An open-architecture platform can optimize incident response speed and accuracy
to better assist security supervision. Gadi Piran, President and CTO at OnSSI,
shares with A&S on how this can be achieved.
Today's system integrators, architects and engineers face an abundance of choices when they design a security project. Choices vary between megapixel or regular network cameras, LCDs or plasmas, fingerprint or iris recognition technology, virtual or real matrix switchers, COTS (common off the shelf) or custom software. The possible combinations of hardware and new software changed how the systems are designed. Open-architecture software is one of the biggest driving influencers for this trend.
Benefits of Interoperability
Systems featuring an open-architecture platform enable processes residing on multiple processors and operating systems to communicate with each other seamlessly. This enables system designers and users to customize their system capabilities with specific features and functionalities.
Open architecture also facilitates interoperability between formerly disparate systems devices, such as PTZ cameras and control and management software solutions. Video surveillance systems can now be easily integrated with Pont of Sales (PoS) systems or ATM systems to allow searches of specific surveillance images combined with the synchronized data to confirm actions or analyze patterns.
Advanced Control and Management
Another key aspect of integrated systems based on open architecture is the advanced level of control and management available through the use of application driven middleware or system management software. These powerful control tools are designed for monitoring, accessing and storing video in one or hundreds of locations.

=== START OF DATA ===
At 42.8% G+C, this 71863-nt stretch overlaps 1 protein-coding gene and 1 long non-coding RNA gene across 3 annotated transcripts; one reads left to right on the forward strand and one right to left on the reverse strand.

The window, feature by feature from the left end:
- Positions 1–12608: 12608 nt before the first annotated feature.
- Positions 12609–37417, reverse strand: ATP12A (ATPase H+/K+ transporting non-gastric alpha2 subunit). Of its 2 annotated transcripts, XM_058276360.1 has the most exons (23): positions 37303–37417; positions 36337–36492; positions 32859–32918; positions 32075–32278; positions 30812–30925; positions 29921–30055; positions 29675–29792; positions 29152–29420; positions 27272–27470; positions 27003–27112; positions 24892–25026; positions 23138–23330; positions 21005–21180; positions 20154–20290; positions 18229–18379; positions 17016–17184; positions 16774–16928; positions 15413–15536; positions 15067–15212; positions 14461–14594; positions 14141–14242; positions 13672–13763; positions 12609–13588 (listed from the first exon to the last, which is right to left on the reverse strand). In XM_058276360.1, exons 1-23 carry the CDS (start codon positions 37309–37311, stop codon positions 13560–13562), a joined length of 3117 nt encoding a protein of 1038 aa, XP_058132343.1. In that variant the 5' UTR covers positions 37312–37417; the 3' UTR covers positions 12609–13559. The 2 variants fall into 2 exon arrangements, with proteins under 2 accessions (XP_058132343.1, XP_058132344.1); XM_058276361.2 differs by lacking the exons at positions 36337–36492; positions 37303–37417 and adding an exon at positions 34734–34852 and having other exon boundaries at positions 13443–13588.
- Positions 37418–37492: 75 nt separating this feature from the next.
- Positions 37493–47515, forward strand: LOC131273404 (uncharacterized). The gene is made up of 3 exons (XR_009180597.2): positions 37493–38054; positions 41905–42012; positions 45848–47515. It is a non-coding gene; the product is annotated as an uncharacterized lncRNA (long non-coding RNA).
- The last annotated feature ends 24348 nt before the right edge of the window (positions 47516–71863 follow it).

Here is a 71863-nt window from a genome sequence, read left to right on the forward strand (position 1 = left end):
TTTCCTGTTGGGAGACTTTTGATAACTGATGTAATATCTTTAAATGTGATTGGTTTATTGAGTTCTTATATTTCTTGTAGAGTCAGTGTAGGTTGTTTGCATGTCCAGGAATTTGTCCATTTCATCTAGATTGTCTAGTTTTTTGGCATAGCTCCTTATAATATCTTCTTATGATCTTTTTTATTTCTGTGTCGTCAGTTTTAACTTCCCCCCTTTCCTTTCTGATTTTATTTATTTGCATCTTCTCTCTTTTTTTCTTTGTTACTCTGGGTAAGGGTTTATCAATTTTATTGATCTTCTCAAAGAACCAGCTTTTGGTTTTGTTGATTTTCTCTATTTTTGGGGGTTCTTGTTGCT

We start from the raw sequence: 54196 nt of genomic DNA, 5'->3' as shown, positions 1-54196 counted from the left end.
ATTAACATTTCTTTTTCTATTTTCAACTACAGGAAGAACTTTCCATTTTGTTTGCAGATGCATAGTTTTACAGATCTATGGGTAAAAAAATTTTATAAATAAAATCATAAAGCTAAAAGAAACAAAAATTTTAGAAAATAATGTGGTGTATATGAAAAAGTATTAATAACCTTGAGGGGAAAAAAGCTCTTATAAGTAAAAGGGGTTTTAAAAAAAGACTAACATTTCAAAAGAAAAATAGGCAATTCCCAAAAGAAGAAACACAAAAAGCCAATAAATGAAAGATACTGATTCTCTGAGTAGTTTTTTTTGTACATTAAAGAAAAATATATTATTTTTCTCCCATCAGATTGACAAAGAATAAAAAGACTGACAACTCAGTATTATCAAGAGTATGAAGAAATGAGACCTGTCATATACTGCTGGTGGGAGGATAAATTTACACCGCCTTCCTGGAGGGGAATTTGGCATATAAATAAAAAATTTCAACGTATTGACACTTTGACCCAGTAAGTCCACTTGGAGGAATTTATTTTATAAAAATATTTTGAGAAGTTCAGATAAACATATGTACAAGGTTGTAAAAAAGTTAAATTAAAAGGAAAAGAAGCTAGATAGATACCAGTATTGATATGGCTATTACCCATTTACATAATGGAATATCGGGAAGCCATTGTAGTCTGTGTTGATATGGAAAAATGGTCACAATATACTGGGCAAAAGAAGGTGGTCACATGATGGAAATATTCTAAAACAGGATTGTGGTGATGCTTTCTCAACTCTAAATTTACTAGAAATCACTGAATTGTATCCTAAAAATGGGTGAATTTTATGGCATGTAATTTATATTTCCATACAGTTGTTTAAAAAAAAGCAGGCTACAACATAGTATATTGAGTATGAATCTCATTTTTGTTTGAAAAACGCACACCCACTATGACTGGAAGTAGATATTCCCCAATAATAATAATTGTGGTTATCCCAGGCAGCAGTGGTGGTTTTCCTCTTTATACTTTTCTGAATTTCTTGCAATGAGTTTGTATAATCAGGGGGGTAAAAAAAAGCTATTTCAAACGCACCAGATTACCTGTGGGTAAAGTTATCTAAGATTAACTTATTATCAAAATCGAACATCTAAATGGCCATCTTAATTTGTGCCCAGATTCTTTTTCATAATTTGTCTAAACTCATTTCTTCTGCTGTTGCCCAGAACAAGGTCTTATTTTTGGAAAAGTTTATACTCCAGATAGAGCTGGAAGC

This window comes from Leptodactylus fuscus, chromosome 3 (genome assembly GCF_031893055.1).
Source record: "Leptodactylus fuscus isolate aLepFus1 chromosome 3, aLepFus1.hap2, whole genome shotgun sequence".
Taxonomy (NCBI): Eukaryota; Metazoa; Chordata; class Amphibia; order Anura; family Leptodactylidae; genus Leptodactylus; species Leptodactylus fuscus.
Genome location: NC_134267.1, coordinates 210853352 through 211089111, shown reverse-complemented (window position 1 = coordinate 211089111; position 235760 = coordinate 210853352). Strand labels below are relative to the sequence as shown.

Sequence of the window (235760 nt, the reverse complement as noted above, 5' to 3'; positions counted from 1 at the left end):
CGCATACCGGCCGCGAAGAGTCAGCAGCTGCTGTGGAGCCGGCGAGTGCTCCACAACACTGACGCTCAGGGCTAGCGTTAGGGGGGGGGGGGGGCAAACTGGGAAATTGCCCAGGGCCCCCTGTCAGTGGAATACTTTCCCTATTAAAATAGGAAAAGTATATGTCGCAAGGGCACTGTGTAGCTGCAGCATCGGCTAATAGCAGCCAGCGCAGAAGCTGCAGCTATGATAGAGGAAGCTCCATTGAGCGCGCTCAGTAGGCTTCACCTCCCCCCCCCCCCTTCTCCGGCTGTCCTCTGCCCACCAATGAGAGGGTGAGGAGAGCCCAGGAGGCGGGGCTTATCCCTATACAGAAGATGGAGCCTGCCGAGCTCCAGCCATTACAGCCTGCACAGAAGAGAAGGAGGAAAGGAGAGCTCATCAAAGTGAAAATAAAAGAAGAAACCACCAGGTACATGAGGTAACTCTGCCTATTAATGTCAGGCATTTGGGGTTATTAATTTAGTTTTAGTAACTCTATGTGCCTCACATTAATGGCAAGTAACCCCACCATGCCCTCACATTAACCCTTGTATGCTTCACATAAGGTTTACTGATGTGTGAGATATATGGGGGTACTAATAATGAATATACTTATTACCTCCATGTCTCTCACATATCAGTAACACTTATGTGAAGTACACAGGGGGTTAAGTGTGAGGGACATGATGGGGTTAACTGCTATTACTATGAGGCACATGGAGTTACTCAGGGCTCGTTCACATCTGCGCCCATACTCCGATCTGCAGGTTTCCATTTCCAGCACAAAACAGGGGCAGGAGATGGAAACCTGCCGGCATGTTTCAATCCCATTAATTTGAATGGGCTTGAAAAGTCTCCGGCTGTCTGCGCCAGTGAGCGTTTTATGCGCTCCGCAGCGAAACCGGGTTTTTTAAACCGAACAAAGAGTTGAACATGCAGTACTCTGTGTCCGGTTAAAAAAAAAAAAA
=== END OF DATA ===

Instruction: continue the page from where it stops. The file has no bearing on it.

Content and video analytics are allowed to be completely integrated into IP video surveillance system management solutions that provide immediate detection and alerting of situations. This functionality is scalable, application independent and requires very low bandwidth without the need for additional hardware.
Intelligent video applications such as motion or object detection enable seamless integration with powerful, mission-specific modules, controllable from the centralized control and management software. Modules can also be easily integrated with other external applications and databases of physical devices to further extend their functionalities.
In a distributed IP video surveillance scenario, the ability to view, share and distribute video, statistical and integrated information with other applications and systems, such as access control and intrusion detection systems, would not be possible without an open-architecture platform. This hardware agnostic approach to systems configuration provides more latitude in choosing components for a best-of-breed and cost-saving system solution.
As IP video surveillance and security systems become more popular, more development and implementation of software - driven solutions can be expected. Bandwidth and storage requirements are becoming less of an issue, and the capabilities and performance of video and security systems will continue to improve. In additional, there will be more high-level system integration in the enterprise level.